Growing up in Mumbai, Prakriti Poddar was expected to follow her father into the family business of banking. Poddar studied economics and spent several years working in Canada with a technology company before realizing that her true interest was in mental health and counselling. She retrained to become a certified counsellor, clinical hypnotherapist, and neurofeedback therapist — but it is music that’s her hobby and her anchor.
The director of Poddar Wellness, her work involves mental health awareness and resilience training at the corporate and individual levels. Poddar, 43, writes poems and lyrics, which she sets to music and uses as songs during her programmes and talks at workshops in schools, universities and in communities.
To her, poetry and music are potent tools for messaging. “Communication is more impactful when sent out in the form of music,” she says. “It speaks to hearts as well as minds, and keeps talking about mental health from becoming a boring lecture.” She finds that songs, along with other artistic tools such as slam poetry, play an important role in engaging people. She uses her lyrics in her speeches to motivate people. For example, while speaking at the National Women’s Parliament in Amravati last year, Poddar used part of a poem she had written and says it worked beautifully. She says her own poetry resonates better with audiences and clients than verses she takes from other poets.
Poddar wrote her first poem as a child, inspired by her maternal grandmother who was a poet and a faith healer. Since her 20s, Poddar has been writing regularly and describes poetry as a way to put thoughts into words. It helps her connect with people’s emotions and delve deep into her own emotions. “It is both cathartic and therapeutic,” she says. Poddar writes often: when she listens to other people’s music, and thinks ‘I can write better lyrics’, when she is sad or upset, or when she sees something that moves her. “Poetry is a way to put into words my difficult-to-express thoughts ,” she says.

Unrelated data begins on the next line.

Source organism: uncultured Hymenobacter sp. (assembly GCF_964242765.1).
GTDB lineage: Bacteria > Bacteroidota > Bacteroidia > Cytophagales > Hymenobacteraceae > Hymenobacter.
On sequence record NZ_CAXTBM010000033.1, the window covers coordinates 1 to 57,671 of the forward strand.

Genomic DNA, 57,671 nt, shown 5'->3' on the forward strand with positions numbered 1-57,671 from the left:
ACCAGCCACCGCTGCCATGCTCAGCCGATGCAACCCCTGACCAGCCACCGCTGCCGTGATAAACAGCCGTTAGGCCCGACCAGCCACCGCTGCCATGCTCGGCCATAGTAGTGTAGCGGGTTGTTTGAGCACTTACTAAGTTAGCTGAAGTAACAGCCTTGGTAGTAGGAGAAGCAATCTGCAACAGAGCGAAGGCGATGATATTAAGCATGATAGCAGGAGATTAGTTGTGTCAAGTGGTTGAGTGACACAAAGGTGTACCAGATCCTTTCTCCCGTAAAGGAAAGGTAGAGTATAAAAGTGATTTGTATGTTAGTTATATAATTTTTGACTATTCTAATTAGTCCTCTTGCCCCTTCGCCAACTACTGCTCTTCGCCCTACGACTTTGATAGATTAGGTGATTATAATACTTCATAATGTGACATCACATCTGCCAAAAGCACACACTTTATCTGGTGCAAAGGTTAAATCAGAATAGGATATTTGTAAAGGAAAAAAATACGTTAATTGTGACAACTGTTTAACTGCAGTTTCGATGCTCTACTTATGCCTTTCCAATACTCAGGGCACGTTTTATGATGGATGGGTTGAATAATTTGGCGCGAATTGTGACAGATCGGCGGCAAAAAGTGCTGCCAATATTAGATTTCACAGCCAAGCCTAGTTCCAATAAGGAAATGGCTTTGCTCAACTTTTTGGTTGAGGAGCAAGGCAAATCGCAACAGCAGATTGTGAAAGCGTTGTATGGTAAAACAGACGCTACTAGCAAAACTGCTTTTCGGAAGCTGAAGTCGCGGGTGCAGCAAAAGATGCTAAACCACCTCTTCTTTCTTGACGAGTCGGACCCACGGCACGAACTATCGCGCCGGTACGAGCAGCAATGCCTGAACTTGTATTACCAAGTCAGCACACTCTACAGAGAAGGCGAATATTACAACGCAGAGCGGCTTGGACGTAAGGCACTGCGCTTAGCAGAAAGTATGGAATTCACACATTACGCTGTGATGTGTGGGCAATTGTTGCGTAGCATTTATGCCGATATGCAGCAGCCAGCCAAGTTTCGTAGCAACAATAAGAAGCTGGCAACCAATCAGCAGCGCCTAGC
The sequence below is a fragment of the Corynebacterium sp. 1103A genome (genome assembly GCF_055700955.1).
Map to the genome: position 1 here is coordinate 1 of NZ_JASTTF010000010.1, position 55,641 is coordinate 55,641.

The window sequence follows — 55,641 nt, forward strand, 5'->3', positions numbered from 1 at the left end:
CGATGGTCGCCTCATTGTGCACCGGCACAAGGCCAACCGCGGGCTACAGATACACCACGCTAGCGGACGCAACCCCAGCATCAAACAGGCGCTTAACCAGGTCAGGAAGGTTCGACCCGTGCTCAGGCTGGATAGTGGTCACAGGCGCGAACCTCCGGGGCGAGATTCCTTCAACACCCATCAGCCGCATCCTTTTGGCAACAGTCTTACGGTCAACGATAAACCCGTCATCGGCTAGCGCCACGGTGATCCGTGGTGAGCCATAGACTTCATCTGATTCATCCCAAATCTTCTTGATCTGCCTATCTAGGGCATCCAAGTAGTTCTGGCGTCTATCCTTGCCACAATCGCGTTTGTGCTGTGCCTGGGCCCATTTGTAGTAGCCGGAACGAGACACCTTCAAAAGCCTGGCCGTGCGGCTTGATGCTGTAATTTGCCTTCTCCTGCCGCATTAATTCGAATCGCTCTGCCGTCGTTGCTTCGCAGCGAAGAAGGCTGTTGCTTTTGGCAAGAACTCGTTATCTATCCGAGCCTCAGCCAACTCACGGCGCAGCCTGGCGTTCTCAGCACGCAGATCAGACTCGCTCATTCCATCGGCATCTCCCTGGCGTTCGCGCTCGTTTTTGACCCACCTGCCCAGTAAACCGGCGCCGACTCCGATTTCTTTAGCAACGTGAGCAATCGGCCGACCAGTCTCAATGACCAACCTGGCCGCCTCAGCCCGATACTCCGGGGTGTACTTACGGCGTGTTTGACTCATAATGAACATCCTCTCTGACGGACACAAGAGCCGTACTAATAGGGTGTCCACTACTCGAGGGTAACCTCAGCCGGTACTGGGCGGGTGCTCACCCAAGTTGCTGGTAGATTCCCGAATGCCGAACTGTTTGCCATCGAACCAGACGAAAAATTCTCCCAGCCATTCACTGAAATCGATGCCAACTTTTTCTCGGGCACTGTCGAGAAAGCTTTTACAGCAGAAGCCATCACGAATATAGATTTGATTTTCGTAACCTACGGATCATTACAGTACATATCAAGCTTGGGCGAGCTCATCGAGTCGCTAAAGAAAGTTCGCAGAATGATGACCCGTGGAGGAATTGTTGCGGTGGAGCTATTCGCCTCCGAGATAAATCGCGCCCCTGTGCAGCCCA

She writes lyrics that are educational and motivational on subjects of importance to the people she talks to on a daily basis. Her brother produces the music and they use these songs during her lectures to make the communication more engaging and inspiring.
Poetry works in other unexpected ways. At one of her previous jobs, Poddar wanted to give discounts to clients but her boss refused. She wrote a poem and sent it to him. “He was really amused and gave me the discount I wanted for my clients,” she recalls.
Music, poetry and writing help Poddar understand human emotion. “Writing gives expression to your innermost thoughts, concerns and doubts. It decompresses the mind, and calms anxieties. Moreover, the idea that you are creating something original generates positive vibes,” she says.
When Poddar listens to music, it is not the beats she focuses on but the lyrics. “Lyrics, especially when you sing them over and over, can activate the neural pathways in your brain. Songs penetrate your subconscious mind. Listening to uplifting music really helps,” she says. “When I listen to music, it is not the beats I am listening to, it is the lyrics, the words. Many songs nowadays do not make sense to me; for musicians, words have ceased to be important. They focus more on the music and the beats. To me, songs feel incomplete without impactful words,” she says.
She says music resonates with people of all cultures, and breaks down barriers. She has created an app, iSound Pharmacy, for therapy, music, guided meditation, and songs to help people improve their mental health. Her app and its music have achieved great results in post-traumatic stress disorder in many of her clients, she says. Currently, she and her team are researching ways to embed sound and music into overall wellness.
Her love of music has also rubbed off on her three children, who play the piano and the guitar. “Music is a gift for your children; it ensures that they do not feel lonely at any point of time,” she says.
Poddar says her job and her hobby flow into each another. Once her business grows, she intends to spend more time on her music. “The message of mental health will spread widely when it is imparted creatively,” she says.
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